AOL - Waste?

  €dstow 08:23 31 Mar 2003

I arrived at the studio this morning at the same time as the postman.

In addition to the normal mail, he was delivering AOL CDs - one or more to each of his drop offs. There were hundreds of disks in his bag. He said there were thousands of disks at the depôt waiting delivery.

I've just phoned my father who said that he's had an AOL disk delivered this morning as well. Note my father lives some 60 or so miles away from here.

Is this carpet bombing of the UK with CDs that almost nobody wants? What about the environmental aspects? It concerns me that I dispose of two or so waste CDs a week, this is going to result in millions wasted if the extent of delivery is what it seems to be.

What's the game AOL? Have you considered the dreadful amount of waste that this is producing?

I get a definite impression that there is an air of desperation in this promotion by AOL which, I don't think, will do anything to relieve any difficulties they may be experiencing.


  watchful 09:11 31 Mar 2003

Agee with every word - last week Tiscali, this week AOL.
I think they're both desperate.

  Goldcroft 09:16 31 Mar 2003

And AOL have big stands of CDs in supermarkets.

One can only suppose that AOL and Tiscali etc have marketing experts and that the results are worth the effort. I know of several people who have started on the Internet with a free CD, myself included!

  Ben Avery (Work) 09:26 31 Mar 2003

Good morning.

Did you have a good weeekend chap?

I have to say, that if you want to "join the crusade" to put a stop to this (if it makes any difference that is) I'd advise keeping all of your aol discs and then sending them here click here who have so far collected 1,465,385 of thier cd's. If they were stacked on top of each other, that would be the equivolent height of 4.5 Empire State Buildings!

Apparently, at some point (if they haven't already) they are going to deliver them "back to their rightful owner" on AOL's doorstep, likely with a message like "You've got Mail!"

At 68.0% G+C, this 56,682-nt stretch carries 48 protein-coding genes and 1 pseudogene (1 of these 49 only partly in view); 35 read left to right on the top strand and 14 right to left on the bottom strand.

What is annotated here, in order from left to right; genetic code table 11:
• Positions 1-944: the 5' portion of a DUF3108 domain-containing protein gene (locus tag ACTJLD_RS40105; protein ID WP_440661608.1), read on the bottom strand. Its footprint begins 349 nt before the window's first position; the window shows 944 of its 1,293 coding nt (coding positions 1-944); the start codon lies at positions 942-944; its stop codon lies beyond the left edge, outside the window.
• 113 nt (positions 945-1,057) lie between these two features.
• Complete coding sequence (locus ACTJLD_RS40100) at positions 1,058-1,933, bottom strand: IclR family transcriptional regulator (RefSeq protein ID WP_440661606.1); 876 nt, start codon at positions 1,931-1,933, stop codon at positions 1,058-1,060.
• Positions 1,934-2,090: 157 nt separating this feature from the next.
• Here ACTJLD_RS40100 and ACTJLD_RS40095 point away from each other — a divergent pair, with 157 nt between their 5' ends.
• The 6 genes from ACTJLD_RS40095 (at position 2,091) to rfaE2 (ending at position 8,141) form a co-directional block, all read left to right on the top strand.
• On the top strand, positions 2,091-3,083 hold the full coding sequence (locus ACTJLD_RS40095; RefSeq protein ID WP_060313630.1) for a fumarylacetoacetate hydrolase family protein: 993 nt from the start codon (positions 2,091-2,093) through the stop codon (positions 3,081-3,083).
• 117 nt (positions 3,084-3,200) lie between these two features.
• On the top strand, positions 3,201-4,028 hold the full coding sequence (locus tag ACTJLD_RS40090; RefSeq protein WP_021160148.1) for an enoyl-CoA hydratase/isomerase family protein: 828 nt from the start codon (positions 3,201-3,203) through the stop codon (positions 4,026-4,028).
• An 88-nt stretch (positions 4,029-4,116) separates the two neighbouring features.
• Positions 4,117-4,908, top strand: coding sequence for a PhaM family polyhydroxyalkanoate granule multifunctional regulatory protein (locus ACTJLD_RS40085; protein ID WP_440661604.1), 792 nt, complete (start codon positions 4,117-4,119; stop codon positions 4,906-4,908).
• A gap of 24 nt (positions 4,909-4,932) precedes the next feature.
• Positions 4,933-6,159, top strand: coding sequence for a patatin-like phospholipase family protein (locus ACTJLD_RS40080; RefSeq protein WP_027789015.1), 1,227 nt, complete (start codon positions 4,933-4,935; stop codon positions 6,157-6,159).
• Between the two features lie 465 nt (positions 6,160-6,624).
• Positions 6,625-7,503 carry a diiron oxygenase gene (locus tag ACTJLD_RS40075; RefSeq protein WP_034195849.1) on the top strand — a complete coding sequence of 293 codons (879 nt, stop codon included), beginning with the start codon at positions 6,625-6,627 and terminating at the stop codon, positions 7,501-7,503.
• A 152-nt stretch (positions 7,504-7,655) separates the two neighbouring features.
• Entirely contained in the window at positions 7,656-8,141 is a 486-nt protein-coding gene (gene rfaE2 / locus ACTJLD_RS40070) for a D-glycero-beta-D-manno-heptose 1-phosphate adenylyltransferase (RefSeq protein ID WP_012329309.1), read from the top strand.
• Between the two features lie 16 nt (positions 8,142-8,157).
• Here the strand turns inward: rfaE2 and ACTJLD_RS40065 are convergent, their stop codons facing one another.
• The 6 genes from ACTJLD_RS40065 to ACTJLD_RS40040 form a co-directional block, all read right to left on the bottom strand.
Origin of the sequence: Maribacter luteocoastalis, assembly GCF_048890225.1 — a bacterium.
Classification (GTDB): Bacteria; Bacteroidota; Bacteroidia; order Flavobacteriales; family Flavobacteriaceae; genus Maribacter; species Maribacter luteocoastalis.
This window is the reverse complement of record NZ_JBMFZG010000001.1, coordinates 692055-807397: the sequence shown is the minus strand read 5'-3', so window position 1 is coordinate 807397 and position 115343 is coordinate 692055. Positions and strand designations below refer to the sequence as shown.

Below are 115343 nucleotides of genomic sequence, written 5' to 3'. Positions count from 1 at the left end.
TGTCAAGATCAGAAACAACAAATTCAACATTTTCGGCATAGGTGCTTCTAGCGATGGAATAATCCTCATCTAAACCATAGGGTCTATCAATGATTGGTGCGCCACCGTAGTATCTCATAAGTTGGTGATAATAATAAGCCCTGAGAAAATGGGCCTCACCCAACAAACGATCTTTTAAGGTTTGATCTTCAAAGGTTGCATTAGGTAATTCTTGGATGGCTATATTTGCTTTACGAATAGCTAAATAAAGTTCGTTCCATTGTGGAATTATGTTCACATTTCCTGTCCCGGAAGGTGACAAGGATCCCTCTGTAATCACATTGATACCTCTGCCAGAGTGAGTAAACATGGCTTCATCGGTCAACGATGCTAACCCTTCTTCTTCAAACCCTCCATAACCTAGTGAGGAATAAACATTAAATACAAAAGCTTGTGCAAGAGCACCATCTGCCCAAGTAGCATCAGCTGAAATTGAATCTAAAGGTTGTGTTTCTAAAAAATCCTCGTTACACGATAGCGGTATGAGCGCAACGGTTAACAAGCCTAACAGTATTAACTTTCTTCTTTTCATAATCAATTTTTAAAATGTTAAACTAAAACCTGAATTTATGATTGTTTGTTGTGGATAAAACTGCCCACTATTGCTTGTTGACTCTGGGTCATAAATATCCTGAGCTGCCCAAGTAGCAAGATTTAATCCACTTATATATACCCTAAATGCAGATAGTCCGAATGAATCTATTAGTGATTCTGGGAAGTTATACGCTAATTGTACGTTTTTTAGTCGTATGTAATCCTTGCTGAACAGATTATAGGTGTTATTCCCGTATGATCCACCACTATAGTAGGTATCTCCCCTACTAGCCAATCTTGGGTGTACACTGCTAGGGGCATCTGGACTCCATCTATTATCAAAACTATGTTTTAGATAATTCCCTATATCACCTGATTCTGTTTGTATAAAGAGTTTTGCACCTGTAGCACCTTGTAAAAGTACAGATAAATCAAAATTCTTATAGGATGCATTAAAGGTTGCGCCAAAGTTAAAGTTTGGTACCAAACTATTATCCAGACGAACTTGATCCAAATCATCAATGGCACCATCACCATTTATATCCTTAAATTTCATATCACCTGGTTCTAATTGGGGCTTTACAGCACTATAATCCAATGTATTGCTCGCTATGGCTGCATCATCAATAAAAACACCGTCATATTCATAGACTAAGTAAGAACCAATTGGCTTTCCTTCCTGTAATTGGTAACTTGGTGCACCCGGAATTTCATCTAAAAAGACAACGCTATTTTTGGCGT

I think that the Post Office should keep a list of people who do not want these so that they get returned to sender. That may stop them sending out so many if they ended up getting 3/4 of them right back again


  Ben Avery (Work) 09:29 31 Mar 2003

Slight error on my part, I read the Hoit List figure not the "CD's Collected" figure!

Actual CD's collected is 155,631.


Still a grand job being done!


  €dstow 09:31 31 Mar 2003

Wow! I like it!!!


  Andsome 09:34 31 Mar 2003

I would not touch either of these company's with a barge pole. You have possibly seen me post before, to the effect that when I had some internet lessons after getting my first computer, we were all given a leaflet headed, 'AOL, the upgrade of death'. The computer which my son had given to me, had to have Windows reinstalled because he had tried to get rid of AOL, and everything went wrong. We could not install my own choice of ISP. The shop that put things right for me had had experience of other computers with the same problem. A couple of years ago a BBC program had a phone in about AOL problems. Any number of people had had to have Windows reinstalled after trying to uninstall AOL. As regards Tiscali, I have seen that many problems posted to this forum, concerning their service, that I wonder how they stay in business.

  €dstow 09:35 31 Mar 2003

Missed a bit

Yes, I did have a good weekend thanks, did you?

Regarding the Post Office lists, these disks are just being mail dropped - they aren't addressed, so everyone gets one.


  Andsome 09:38 31 Mar 2003

If you do return them, might I suggest a large scratch across them first, so that if they are reissued they cannot be used.

  Ben Avery (Work) 09:39 31 Mar 2003

Just noticed that they have a UK postal address too. It is:


PO BOX 492




  €dstow 09:51 31 Mar 2003

You mention supermarket stands.

This is not the place to discuss advertising methods but there is a fundamental difference between that, where there is an element of choice (you pick it up if you think you (might) want it) and having the things forced on you through the letterbox.

I live in a block of flats and my partner and myself are the youngest people living there by about 100 years (not literally but, you know what I mean). I doubt if many of the other residents know what a computer is, never mind AOL. That's not being ageist, these people are extremely old. To give these people AOL disks is a total and utter waste.


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